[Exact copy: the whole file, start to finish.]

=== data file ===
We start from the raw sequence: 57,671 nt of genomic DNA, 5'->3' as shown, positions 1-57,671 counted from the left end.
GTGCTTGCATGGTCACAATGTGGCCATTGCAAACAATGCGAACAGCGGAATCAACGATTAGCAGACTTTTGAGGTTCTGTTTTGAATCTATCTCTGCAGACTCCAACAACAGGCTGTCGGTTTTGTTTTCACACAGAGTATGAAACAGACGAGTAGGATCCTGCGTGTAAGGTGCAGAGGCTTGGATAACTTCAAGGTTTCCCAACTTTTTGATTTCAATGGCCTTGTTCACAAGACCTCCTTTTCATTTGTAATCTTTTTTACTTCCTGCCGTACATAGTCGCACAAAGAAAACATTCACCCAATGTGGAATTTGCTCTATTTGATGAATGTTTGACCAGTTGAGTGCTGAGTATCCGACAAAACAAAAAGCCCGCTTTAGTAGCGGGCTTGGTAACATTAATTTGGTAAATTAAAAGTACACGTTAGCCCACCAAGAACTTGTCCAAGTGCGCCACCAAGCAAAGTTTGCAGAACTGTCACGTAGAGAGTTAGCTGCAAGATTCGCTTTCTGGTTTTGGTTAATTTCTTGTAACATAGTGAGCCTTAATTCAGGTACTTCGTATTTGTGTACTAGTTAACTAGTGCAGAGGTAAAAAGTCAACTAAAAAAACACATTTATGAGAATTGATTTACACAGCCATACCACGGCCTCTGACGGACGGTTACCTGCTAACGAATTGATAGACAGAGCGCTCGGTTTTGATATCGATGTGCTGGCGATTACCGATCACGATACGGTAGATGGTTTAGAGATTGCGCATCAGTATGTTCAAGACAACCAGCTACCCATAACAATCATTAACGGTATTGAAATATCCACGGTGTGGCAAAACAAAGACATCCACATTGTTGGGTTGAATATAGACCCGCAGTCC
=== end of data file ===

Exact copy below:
We start from the raw sequence: 57,671 nt of genomic DNA, 5'->3' as shown, positions 1-57,671 counted from the left end.
GTGCTTGCATGGTCACAATGTGGCCATTGCAAACAATGCGAACAGCGGAATCAACGATTAGCAGACTTTTGAGGTTCTGTTTTGAATCTATCTCTGCAGACTCCAACAACAGGCTGTCGGTTTTGTTTTCACACAGAGTATGAAACAGACGAGTAGGATCCTGCGTGTAAGGTGCAGAGGCTTGGATAACTTCAAGGTTTCCCAACTTTTTGATTTCAATGGCCTTGTTCACAAGACCTCCTTTTCATTTGTAATCTTTTTTACTTCCTGCCGTACATAGTCGCACAAAGAAAACATTCACCCAATGTGGAATTTGCTCTATTTGATGAATGTTTGACCAGTTGAGTGCTGAGTATCCGACAAAACAAAAAGCCCGCTTTAGTAGCGGGCTTGGTAACATTAATTTGGTAAATTAAAAGTACACGTTAGCCCACCAAGAACTTGTCCAAGTGCGCCACCAAGCAAAGTTTGCAGAACTGTCACGTAGAGAGTTAGCTGCAAGATTCGCTTTCTGGTTTTGGTTAATTTCTTGTAACATAGTGAGCCTTAATTCAGGTACTTCGTATTTGTGTACTAGTTAACTAGTGCAGAGGTAAAAAGTCAACTAAAAAAACACATTTATGAGAATTGATTTACACAGCCATACCACGGCCTCTGACGGACGGTTACCTGCTAACGAATTGATAGACAGAGCGCTCGGTTTTGATATCGATGTGCTGGCGATTACCGATCACGATACGGTAGATGGTTTAGAGATTGCGCATCAGTATGTTCAAGACAACCAGCTACCCATAACAATCATTAACGGTATTGAAATATCCACGGTGTGGCAAAACAAAGACATCCACATTGTTGGGTTGAATATAGACCCGCAGTCC